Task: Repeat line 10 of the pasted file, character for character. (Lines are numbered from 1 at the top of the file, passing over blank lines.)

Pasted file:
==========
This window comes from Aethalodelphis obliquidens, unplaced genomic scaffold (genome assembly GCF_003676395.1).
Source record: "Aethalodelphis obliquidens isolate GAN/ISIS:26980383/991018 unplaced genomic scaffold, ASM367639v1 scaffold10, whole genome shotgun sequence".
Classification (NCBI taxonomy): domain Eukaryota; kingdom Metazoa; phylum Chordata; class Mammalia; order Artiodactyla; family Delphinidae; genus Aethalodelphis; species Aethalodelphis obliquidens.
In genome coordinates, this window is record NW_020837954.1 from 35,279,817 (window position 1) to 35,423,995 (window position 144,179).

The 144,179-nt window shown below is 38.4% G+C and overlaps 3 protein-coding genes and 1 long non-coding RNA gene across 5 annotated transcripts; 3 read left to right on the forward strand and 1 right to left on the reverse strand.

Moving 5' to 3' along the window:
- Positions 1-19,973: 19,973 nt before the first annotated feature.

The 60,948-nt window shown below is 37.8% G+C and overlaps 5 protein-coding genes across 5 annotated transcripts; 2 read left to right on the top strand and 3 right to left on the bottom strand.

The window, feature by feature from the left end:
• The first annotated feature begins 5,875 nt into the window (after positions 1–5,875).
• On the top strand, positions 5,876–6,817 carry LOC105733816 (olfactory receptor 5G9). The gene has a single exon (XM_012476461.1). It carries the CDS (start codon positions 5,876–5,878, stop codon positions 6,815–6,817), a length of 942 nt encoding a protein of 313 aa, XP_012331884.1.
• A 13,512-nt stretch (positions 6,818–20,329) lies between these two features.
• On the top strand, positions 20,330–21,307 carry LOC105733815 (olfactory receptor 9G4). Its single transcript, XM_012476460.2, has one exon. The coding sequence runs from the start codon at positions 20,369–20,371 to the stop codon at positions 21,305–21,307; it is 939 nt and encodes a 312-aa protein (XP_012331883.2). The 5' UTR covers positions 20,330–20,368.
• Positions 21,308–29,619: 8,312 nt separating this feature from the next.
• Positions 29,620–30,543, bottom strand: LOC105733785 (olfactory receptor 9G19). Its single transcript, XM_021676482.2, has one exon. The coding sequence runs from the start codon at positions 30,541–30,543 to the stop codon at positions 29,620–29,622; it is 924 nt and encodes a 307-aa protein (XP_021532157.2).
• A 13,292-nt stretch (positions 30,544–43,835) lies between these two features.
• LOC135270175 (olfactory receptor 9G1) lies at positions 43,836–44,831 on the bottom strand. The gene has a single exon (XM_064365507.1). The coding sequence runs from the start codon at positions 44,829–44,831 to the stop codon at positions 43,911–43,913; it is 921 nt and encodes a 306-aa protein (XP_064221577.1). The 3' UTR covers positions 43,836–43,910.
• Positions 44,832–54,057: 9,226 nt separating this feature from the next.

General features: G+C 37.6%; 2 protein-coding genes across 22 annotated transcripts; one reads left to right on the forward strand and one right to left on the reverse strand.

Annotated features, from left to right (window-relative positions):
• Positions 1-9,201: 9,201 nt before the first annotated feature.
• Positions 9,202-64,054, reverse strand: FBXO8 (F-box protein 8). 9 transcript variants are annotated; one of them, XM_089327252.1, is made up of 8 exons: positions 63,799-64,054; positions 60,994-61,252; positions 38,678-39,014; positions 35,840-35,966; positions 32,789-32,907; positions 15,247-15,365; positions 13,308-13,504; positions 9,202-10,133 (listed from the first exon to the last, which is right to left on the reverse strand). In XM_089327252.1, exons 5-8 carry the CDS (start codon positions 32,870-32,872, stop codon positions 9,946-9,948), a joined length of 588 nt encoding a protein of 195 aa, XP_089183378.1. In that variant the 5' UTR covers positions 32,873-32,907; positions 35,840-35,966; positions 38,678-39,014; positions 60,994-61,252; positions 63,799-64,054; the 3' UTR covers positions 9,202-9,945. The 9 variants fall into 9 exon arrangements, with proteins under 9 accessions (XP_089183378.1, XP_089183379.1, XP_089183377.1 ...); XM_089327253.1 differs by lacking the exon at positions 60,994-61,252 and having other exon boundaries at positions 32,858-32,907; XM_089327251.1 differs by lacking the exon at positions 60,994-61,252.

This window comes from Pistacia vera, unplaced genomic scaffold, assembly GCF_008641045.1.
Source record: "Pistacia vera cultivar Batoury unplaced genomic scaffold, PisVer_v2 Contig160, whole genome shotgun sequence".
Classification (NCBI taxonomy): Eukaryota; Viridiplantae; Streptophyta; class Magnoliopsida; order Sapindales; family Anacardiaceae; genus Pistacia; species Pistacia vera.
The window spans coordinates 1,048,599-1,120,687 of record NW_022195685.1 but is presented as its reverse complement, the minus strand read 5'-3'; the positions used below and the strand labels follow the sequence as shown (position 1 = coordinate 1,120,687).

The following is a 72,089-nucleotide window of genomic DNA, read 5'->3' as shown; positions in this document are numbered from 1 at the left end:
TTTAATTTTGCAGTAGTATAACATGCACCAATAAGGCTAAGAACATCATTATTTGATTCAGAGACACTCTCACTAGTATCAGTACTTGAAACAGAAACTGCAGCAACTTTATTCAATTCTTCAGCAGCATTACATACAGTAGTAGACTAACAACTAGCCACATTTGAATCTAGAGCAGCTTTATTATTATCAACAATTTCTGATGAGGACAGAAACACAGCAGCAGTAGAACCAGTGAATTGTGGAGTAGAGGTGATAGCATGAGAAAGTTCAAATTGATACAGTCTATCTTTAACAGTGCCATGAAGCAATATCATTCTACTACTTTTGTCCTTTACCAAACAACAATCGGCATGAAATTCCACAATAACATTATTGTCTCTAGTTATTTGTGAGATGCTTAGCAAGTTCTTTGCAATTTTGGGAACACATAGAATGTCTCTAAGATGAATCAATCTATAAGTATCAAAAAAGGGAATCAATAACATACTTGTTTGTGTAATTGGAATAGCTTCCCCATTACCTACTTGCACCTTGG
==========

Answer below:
• The first annotated feature begins 5,875 nt into the window (after positions 1–5,875).